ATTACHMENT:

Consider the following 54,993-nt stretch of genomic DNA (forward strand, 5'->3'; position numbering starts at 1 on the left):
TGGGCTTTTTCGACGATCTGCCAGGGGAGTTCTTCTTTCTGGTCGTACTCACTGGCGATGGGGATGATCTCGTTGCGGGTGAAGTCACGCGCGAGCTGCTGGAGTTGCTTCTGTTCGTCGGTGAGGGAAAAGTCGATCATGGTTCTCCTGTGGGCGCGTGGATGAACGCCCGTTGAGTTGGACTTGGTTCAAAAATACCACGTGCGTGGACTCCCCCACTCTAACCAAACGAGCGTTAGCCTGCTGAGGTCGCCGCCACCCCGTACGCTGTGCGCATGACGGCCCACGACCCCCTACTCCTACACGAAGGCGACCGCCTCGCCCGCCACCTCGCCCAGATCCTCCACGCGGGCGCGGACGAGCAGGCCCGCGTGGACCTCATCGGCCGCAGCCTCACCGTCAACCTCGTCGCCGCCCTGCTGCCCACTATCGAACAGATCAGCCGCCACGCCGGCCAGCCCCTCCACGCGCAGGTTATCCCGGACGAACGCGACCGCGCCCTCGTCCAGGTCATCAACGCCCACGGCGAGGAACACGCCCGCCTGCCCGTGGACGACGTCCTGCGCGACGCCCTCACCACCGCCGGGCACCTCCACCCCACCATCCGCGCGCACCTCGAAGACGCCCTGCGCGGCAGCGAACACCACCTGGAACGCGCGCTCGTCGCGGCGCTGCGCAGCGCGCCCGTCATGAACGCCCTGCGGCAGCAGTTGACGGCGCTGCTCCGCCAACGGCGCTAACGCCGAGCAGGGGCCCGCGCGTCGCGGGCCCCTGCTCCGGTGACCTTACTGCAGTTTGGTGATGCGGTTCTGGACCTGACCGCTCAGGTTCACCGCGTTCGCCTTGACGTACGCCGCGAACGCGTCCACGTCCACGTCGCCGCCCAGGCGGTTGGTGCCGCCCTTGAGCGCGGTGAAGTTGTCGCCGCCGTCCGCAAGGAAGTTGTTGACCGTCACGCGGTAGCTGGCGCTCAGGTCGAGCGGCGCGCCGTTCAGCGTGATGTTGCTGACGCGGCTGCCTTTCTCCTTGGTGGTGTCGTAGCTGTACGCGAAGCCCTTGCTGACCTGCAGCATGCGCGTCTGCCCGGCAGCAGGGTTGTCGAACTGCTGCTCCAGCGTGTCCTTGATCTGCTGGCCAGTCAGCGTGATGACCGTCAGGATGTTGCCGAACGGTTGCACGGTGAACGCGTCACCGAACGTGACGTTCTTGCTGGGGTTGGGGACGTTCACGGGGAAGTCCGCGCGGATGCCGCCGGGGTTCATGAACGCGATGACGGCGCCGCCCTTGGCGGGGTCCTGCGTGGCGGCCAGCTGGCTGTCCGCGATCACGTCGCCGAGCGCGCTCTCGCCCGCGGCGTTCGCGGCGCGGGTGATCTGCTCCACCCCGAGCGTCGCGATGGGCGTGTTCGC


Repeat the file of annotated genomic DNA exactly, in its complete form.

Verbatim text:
Consider the following 54,993-nt stretch of genomic DNA (forward strand, 5'->3'; position numbering starts at 1 on the left):
TGGGCTTTTTCGACGATCTGCCAGGGGAGTTCTTCTTTCTGGTCGTACTCACTGGCGATGGGGATGATCTCGTTGCGGGTGAAGTCACGCGCGAGCTGCTGGAGTTGCTTCTGTTCGTCGGTGAGGGAAAAGTCGATCATGGTTCTCCTGTGGGCGCGTGGATGAACGCCCGTTGAGTTGGACTTGGTTCAAAAATACCACGTGCGTGGACTCCCCCACTCTAACCAAACGAGCGTTAGCCTGCTGAGGTCGCCGCCACCCCGTACGCTGTGCGCATGACGGCCCACGACCCCCTACTCCTACACGAAGGCGACCGCCTCGCCCGCCACCTCGCCCAGATCCTCCACGCGGGCGCGGACGAGCAGGCCCGCGTGGACCTCATCGGCCGCAGCCTCACCGTCAACCTCGTCGCCGCCCTGCTGCCCACTATCGAACAGATCAGCCGCCACGCCGGCCAGCCCCTCCACGCGCAGGTTATCCCGGACGAACGCGACCGCGCCCTCGTCCAGGTCATCAACGCCCACGGCGAGGAACACGCCCGCCTGCCCGTGGACGACGTCCTGCGCGACGCCCTCACCACCGCCGGGCACCTCCACCCCACCATCCGCGCGCACCTCGAAGACGCCCTGCGCGGCAGCGAACACCACCTGGAACGCGCGCTCGTCGCGGCGCTGCGCAGCGCGCCCGTCATGAACGCCCTGCGGCAGCAGTTGACGGCGCTGCTCCGCCAACGGCGCTAACGCCGAGCAGGGGCCCGCGCGTCGCGGGCCCCTGCTCCGGTGACCTTACTGCAGTTTGGTGATGCGGTTCTGGACCTGACCGCTCAGGTTCACCGCGTTCGCCTTGACGTACGCCGCGAACGCGTCCACGTCCACGTCGCCGCCCAGGCGGTTGGTGCCGCCCTTGAGCGCGGTGAAGTTGTCGCCGCCGTCCGCAAGGAAGTTGTTGACCGTCACGCGGTAGCTGGCGCTCAGGTCGAGCGGCGCGCCGTTCAGCGTGATGTTGCTGACGCGGCTGCCTTTCTCCTTGGTGGTGTCGTAGCTGTACGCGAAGCCCTTGCTGACCTGCAGCATGCGCGTCTGCCCGGCAGCAGGGTTGTCGAACTGCTGCTCCAGCGTGTCCTTGATCTGCTGGCCAGTCAGCGTGATGACCGTCAGGATGTTGCCGAACGGTTGCACGGTGAACGCGTCACCGAACGTGACGTTCTTGCTGGGGTTGGGGACGTTCACGGGGAAGTCCGCGCGGATGCCGCCGGGGTTCATGAACGCGATGACGGCGCCGCCCTTGGCGGGGTCCTGCGTGGCGGCCAGCTGGCTGTCCGCGATCACGTCGCCGAGCGCGCTCTCGCCCGCGGCGTTCGCGGCGCGGGTGATCTGCTCCACCCCGAGCGTCGCGATGGGCGTGTTCGC